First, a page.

In Mary Shelley’s Frankenstein, the titular doctor’s creation is a superhuman being, capable of feats well beyond any earthly creature. But when the doctor looks upon the creature, he sees only ugliness and brutality. Rather than guiding it as a father guides a son, he reacts in fears, and abandons it upon an unsuspecting world.
And so a monster is born. A monster that goes on to kill its creator before it too is destroyed.
200 years later, we find ourselves at the end of a prologue to a new Frankenstein tale. Of course, it’s not hulking reanimated zombies that we face, but digitised life in the form of artificial intelligence.
Already, the fear is spreading, from the fast-food restaurant manager soon to be out of a job, to great minds like Stephen Hawking, who has proclaimed that AI stands to be “either the best, or the worst thing to happen to humanity”.
Isaac Asimov, one of the founding fathers of science fiction, called this fear – take a guess – the Frankenstein Complex. It’s based on the notion that humans will always resist the existence of “mechanical men”, i.e. engineered intelligence. Not because they are scared that the machines will kill them à la The Terminator, but because they are scared of becoming irrelevant.
In their 2010-2014 report, the World Values Survey found that 81.6% of Australians and 79.9% of Americans considered work one of the most important elements in their life. Those who found meaningful work and continued in it post-retirement age were 10% less likely to die for each year of delay than those who did retire.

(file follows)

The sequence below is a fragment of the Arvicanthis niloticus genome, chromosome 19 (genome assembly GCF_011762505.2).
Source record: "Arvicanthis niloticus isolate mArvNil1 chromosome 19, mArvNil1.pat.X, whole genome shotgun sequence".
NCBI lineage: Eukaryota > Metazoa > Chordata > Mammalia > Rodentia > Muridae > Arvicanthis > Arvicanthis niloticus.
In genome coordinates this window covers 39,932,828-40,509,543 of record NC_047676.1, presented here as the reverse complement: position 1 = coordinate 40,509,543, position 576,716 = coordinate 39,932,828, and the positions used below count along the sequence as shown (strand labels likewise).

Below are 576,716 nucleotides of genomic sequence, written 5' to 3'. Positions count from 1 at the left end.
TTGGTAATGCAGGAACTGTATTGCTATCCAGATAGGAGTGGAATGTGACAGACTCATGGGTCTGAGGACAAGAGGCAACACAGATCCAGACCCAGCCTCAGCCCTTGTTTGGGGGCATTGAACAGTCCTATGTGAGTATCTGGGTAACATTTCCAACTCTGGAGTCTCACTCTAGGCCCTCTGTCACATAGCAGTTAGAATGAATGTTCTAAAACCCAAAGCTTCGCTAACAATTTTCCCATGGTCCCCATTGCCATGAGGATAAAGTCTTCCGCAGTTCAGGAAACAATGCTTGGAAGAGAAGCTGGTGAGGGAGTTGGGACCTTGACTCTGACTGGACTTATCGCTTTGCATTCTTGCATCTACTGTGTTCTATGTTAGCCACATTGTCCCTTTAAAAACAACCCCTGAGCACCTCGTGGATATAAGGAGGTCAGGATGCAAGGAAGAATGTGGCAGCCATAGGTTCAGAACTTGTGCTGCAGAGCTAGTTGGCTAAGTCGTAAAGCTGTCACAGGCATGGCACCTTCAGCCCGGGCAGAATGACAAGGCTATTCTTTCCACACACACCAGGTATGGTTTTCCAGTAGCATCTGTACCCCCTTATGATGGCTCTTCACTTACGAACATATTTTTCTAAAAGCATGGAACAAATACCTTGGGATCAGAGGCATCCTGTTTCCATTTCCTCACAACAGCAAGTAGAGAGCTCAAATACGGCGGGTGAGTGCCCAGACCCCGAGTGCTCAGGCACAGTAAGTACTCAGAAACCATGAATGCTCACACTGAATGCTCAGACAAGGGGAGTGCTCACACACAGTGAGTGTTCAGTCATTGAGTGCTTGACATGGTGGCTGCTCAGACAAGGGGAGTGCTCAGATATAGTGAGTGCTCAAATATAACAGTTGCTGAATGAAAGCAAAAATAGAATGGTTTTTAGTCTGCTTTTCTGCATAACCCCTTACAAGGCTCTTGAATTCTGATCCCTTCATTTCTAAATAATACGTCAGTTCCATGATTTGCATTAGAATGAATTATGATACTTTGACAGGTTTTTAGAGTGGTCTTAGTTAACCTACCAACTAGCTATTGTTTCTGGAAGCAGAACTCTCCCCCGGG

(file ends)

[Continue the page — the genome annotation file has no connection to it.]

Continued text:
Work motivates us. It makes us happier and healthier. But what happens when jobs that have existed across the globe for decades, even centuries, simply disappear?
Experts have been quick to comfort, assuring that new jobs will be created to meet the needs of the evolved workforce – while at the same time admitting that they don’t know what this workforce will actually be. Their assertions are simply based on historic examples: the fieldworker pushed out by harvesting machines only to apply their proficiency in physical labour elsewhere, or the telephone operators whose administrative skills resulted into expanded responsibilities in the wake of computer systems.
When entire industries are in the throes of unprecedented change now, it is not enough to simply say that jobs will appear in the future. If we – the lawyers, the mechanics, the retail sales assistant, the accountant, the executive assistant, the human resources officer – aren’t preparing for the new workforce today, then tomorrow we risk being put out to pasture like the horse in the wake of the automobile.
“This isn’t some hypothetical future possibility. This is something that’s emerging before us right now,” warns former US Treasury Secretary and Harvard economics professor Lawrence Summers. He has joined many experts in defying the notion that jobs will simply rise from the ashes of the traditional workforce, and is calling on leaders in government, technology, business, and education to deliver solid action and start preparing workers for what’s to come.
Until that action is implemented, this modern Frankenstein will continue its reign of terror. Workers will look to the past for security, not the future for opportunity. They will be left disillusioned, angry, and irrelevant.
We must not remain passive until this change is upon us. It is time to start raising our concerns; to define our futures, like humans must in times of revolution, lest they come to define us.
Come back next week, when we’ll discuss how you
can remain employable in an automated world.